Tom Conroy took over a corner of the Monday to talk to local Democrats about his plan to turn the country around and, of course, beat Republican Sen. Scott Brown.
Conroy said his experience in the private sector and time working in Washington sets him apart from the other Democrats, and he said he knows Scott Brown well.
The Watertown voters and officials who came to speak to Conroy had some policy questions, but all were interested in how he proposed to beat Brown.
"I will get him into a debate with the guy and I'll bury him," Conroy said, who added that he thinks Brown makes gaffes when he has to think on his feet.
He added that he knows Brown quite well, because his House district coincides with part of Brown's district when he was a state senator.
Should Conroy win the senate seat, it would not be the first time he unseated a sitting Republican. When he was elected to the State House his district – which includes Wayland, Lincoln and Sudbury – he defeated incumbent Susan Pope and took over a seat that had been occupied by the GOP for 40 years.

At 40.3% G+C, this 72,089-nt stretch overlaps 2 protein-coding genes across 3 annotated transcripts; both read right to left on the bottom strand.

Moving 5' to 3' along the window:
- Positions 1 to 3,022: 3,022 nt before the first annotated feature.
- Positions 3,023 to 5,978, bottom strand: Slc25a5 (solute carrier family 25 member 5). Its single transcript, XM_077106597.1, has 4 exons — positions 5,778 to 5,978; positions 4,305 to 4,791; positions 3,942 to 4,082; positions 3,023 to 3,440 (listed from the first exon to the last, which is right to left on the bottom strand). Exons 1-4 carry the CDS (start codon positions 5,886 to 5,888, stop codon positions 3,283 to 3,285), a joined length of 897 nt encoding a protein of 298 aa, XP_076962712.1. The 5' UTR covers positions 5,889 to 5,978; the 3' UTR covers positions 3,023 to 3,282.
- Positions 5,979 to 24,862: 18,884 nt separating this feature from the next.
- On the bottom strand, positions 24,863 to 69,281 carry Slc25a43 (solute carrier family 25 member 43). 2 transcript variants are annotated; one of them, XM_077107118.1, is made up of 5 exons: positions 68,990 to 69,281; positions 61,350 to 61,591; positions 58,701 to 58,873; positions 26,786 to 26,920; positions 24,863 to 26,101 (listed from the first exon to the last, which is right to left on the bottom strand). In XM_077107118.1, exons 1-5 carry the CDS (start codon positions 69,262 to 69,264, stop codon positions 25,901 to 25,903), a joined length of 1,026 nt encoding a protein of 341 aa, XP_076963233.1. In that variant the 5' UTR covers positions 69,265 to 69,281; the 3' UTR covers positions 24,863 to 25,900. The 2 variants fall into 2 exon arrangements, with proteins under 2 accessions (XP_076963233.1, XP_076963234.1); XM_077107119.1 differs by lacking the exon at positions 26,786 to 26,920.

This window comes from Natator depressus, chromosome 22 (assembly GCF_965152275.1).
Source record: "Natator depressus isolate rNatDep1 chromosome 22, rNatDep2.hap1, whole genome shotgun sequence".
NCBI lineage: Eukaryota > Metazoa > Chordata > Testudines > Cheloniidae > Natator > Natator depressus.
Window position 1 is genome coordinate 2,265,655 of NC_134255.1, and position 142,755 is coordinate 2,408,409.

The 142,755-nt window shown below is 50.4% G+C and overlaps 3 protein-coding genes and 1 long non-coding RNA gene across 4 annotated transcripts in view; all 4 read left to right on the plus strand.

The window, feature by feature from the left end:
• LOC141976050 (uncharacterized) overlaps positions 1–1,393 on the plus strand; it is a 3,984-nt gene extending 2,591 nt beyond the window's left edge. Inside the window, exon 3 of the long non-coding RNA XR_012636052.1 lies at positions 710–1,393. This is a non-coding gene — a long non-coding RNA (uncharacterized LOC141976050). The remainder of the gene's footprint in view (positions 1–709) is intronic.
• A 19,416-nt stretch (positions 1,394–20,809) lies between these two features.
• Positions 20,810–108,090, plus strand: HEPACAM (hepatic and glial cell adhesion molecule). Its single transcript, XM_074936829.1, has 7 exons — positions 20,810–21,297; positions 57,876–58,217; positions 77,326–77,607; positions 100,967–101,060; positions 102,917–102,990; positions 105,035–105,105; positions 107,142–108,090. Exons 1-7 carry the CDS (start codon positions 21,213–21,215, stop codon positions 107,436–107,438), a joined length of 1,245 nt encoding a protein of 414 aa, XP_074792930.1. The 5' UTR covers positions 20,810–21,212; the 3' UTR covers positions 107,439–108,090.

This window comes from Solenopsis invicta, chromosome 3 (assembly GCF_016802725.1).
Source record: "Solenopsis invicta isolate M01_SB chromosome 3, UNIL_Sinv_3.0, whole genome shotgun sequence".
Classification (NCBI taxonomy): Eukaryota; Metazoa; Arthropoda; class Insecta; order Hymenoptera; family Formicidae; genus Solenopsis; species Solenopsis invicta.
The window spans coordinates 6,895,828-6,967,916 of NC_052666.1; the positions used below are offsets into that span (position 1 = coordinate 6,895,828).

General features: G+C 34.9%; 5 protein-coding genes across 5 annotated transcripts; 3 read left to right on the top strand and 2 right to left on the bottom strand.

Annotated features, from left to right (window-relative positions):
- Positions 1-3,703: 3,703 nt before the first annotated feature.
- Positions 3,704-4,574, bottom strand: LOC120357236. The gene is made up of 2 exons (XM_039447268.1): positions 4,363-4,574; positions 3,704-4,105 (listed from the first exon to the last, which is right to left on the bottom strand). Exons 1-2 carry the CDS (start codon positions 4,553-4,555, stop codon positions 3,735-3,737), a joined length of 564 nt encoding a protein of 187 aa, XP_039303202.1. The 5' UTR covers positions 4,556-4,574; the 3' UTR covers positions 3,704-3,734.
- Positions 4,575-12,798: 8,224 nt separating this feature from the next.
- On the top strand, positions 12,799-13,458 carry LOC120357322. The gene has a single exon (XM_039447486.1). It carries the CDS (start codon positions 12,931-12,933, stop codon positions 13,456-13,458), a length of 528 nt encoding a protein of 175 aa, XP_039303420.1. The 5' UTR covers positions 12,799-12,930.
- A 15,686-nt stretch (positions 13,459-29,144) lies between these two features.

Conroy works for Marsh McClennan, where he studies risk management. He also worked with firms to improve their efficiency at Mercer Management Consulting.
Attracting and investing in the live sciences is a key to building the Massachusetts economy, Conroy said. He would like the state to see some return in the investments.
"If we invest half a million dollars, we need to extract part of the equity when the firm goes public," Conroy said. "We can sell the equity and recycle it back in to the life science industry."
During the Reagan administration, Conroy went to work in Washington to try to make the military more efficient and cost less, and then worked for senators Gary Hart and Barbara Mikulski.
He sees the military budget as something that can be made more efficient.
"We are spending too much on Iraq and Afghanistan," Conroy said. "When I was in Washington, the military budget was $300 billion and it is over a trillion dollars now."
Conroy would like to see the money save in military spending used for infrastructure projects, such as roads, bridges and dams. He also would like to see the MBTA's Green Line extended to Somerville and the Blue Line extended to Lynn, as well as investment in broadband access in Western Massachusetts.
The stop in Watertown was part of Conroy's walk across Massachusetts. He has walked more than 600 miles, and after the Deluxe Town Diner he went to before heading to Newton and Brookline.